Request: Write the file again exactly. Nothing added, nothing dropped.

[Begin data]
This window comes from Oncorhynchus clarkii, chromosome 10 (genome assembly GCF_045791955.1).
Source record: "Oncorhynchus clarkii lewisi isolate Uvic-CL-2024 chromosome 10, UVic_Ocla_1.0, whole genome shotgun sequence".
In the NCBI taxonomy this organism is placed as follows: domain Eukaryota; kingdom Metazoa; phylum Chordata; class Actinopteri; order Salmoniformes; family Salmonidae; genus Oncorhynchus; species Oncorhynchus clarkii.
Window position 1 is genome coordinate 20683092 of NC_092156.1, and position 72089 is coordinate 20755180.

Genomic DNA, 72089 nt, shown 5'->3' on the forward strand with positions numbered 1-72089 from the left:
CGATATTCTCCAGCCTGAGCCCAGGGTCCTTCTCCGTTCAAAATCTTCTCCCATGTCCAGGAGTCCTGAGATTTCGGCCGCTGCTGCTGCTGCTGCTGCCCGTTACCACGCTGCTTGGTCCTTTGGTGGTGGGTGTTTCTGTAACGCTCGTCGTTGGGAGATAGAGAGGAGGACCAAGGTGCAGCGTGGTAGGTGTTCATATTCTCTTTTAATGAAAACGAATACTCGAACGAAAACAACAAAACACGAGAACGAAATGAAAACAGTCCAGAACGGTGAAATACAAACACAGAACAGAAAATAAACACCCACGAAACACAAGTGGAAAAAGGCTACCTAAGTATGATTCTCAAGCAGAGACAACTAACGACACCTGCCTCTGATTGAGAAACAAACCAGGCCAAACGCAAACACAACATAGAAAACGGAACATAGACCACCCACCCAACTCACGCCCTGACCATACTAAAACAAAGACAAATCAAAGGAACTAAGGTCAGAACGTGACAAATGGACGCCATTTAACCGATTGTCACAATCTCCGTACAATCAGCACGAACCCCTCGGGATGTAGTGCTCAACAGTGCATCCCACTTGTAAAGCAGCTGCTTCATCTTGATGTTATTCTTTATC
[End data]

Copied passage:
This window comes from Oncorhynchus clarkii, chromosome 10 (genome assembly GCF_045791955.1).
Source record: "Oncorhynchus clarkii lewisi isolate Uvic-CL-2024 chromosome 10, UVic_Ocla_1.0, whole genome shotgun sequence".
In the NCBI taxonomy this organism is placed as follows: domain Eukaryota; kingdom Metazoa; phylum Chordata; class Actinopteri; order Salmoniformes; family Salmonidae; genus Oncorhynchus; species Oncorhynchus clarkii.
Window position 1 is genome coordinate 20683092 of NC_092156.1, and position 72089 is coordinate 20755180.

Genomic DNA, 72089 nt, shown 5'->3' on the forward strand with positions numbered 1-72089 from the left:
CGATATTCTCCAGCCTGAGCCCAGGGTCCTTCTCCGTTCAAAATCTTCTCCCATGTCCAGGAGTCCTGAGATTTCGGCCGCTGCTGCTGCTGCTGCTGCCCGTTACCACGCTGCTTGGTCCTTTGGTGGTGGGTGTTTCTGTAACGCTCGTCGTTGGGAGATAGAGAGGAGGACCAAGGTGCAGCGTGGTAGGTGTTCATATTCTCTTTTAATGAAAACGAATACTCGAACGAAAACAACAAAACACGAGAACGAAATGAAAACAGTCCAGAACGGTGAAATACAAACACAGAACAGAAAATAAACACCCACGAAACACAAGTGGAAAAAGGCTACCTAAGTATGATTCTCAAGCAGAGACAACTAACGACACCTGCCTCTGATTGAGAAACAAACCAGGCCAAACGCAAACACAACATAGAAAACGGAACATAGACCACCCACCCAACTCACGCCCTGACCATACTAAAACAAAGACAAATCAAAGGAACTAAGGTCAGAACGTGACAAATGGACGCCATTTAACCGATTGTCACAATCTCCGTACAATCAGCACGAACCCCTCGGGATGTAGTGCTCAACAGTGCATCCCACTTGTAAAGCAGCTGCTTCATCTTGATGTTATTCTTTATC